NASHVILLE, Tenn. - Imagine a designer drug that has created paranoid zombies with incredible strength. We have obtained video showing what this drug can do to a user, and now Flakka has been making it's way into Tennessee.
Some said they consider it more dangerous than meth. Flakka - some have called it gravel -- has been selling for $5 a hit. Cheap and powerful.
"They are hallucinating. They are in a psychotic stage. They may have super human strength," said one doctor who's treated users.
Security video out of Ft. Lauderdale, Florida showed one user high on Flakka, running around the streets naked. What's he feeling?
"Delusional, paranoid, increased heart rate and blood pressure. They get agitated and do out of their mind things," said Jeff Moore.
Moore and Dr. John Benitez - with the Tennessee Poison Center - have been watching for the expected rise of this new illegal drug in Tennessee.
"Part of my job is to be in touch with TBI and other agencies national and local," said Dr. Benitez.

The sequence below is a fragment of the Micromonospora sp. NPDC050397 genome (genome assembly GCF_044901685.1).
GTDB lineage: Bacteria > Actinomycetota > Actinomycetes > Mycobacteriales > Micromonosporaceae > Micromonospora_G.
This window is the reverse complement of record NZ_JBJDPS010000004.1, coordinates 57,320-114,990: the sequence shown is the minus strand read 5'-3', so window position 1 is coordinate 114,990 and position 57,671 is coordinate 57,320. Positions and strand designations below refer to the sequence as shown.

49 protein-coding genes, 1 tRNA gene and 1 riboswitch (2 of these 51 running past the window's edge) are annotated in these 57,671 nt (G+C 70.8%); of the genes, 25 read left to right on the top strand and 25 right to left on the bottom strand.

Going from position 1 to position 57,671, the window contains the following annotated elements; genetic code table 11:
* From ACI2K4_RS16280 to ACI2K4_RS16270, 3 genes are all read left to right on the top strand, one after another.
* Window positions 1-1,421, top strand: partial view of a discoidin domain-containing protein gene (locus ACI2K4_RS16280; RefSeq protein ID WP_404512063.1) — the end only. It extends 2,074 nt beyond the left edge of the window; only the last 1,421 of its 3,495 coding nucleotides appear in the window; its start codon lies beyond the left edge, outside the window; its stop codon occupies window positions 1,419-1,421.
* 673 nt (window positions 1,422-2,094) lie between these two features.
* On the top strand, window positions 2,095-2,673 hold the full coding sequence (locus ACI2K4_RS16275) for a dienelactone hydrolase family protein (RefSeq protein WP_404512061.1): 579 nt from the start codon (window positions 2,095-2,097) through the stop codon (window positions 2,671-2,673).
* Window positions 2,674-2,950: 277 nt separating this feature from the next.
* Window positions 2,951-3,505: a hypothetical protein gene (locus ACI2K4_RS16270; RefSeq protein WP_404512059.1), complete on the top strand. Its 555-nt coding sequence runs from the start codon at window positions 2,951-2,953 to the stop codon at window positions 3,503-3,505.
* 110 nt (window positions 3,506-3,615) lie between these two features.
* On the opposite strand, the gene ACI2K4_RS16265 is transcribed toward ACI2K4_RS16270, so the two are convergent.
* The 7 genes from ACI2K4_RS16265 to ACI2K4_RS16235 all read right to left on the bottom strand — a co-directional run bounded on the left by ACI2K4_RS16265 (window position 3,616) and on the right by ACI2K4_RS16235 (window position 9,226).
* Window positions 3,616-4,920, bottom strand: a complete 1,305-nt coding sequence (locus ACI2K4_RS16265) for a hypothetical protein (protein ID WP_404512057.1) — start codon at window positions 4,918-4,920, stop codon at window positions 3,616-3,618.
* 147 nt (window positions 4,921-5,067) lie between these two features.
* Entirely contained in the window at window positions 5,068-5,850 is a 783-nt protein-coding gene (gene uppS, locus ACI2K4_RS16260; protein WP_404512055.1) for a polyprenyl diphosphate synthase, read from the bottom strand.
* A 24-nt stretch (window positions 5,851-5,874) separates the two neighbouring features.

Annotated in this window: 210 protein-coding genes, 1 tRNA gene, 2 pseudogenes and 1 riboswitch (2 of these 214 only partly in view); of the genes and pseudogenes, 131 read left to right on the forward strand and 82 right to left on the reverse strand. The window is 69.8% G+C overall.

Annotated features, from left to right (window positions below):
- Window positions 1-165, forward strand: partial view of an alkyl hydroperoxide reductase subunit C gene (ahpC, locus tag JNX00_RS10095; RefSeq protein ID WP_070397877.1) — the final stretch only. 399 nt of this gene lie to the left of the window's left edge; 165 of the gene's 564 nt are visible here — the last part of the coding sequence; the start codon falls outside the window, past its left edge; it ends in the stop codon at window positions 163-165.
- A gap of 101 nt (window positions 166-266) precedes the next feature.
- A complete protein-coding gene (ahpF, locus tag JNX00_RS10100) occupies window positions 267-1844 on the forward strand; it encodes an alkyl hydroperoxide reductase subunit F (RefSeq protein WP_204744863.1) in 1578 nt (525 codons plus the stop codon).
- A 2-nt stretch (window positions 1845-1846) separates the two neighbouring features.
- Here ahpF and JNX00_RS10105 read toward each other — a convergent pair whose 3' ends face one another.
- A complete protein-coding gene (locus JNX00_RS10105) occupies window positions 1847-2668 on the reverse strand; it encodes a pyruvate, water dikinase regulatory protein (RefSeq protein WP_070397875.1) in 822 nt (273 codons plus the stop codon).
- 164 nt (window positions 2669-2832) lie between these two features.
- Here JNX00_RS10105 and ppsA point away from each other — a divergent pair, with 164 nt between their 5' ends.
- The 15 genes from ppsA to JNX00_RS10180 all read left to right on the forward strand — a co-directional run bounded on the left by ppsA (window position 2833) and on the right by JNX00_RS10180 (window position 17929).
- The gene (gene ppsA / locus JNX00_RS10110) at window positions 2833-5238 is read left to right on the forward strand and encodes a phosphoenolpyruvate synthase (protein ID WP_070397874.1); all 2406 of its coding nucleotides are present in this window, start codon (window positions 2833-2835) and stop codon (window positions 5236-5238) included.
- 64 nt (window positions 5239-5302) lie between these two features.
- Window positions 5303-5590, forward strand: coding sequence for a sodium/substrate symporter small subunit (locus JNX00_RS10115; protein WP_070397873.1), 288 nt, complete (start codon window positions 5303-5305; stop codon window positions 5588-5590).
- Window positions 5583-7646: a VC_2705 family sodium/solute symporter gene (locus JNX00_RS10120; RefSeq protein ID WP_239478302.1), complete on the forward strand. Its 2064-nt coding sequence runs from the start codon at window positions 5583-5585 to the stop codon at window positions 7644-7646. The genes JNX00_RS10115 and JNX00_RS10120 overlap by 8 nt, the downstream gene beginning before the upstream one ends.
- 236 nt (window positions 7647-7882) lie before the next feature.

"Every few months the junior chemists come out with stronger versions of the same drug," said Moore.
In this case they're talking about bath salts.
Flakka has been the latest hybrid - more addictive and cheaper than meth. Patients lose control.
"They are getting pretty wild and crazy," said Dr. Benitez.
"People get crazy on this and do crazy things not only harming themselves, but other people," said Moore.
Such antics have made headlines in Florida as they're caught on security video.
One man impaled himself on a spiked fence while trying to break into a police station.
How long before we see that here?
"It has been making waves in Florida... as the epicenter and it is potentially spreading throughout the United States," said Moore.
He and Benitez said it's just a matter of time until we see users in Tennessee, and it's likely Flakka has already been here.
That's an alert for police to prepare for the dangerous behavior that comes with it.
Flakka has been made in China and shipped here.
Why the sudden popularity? It's cheap and addictive. Users have refered to it as "five dollar insanity."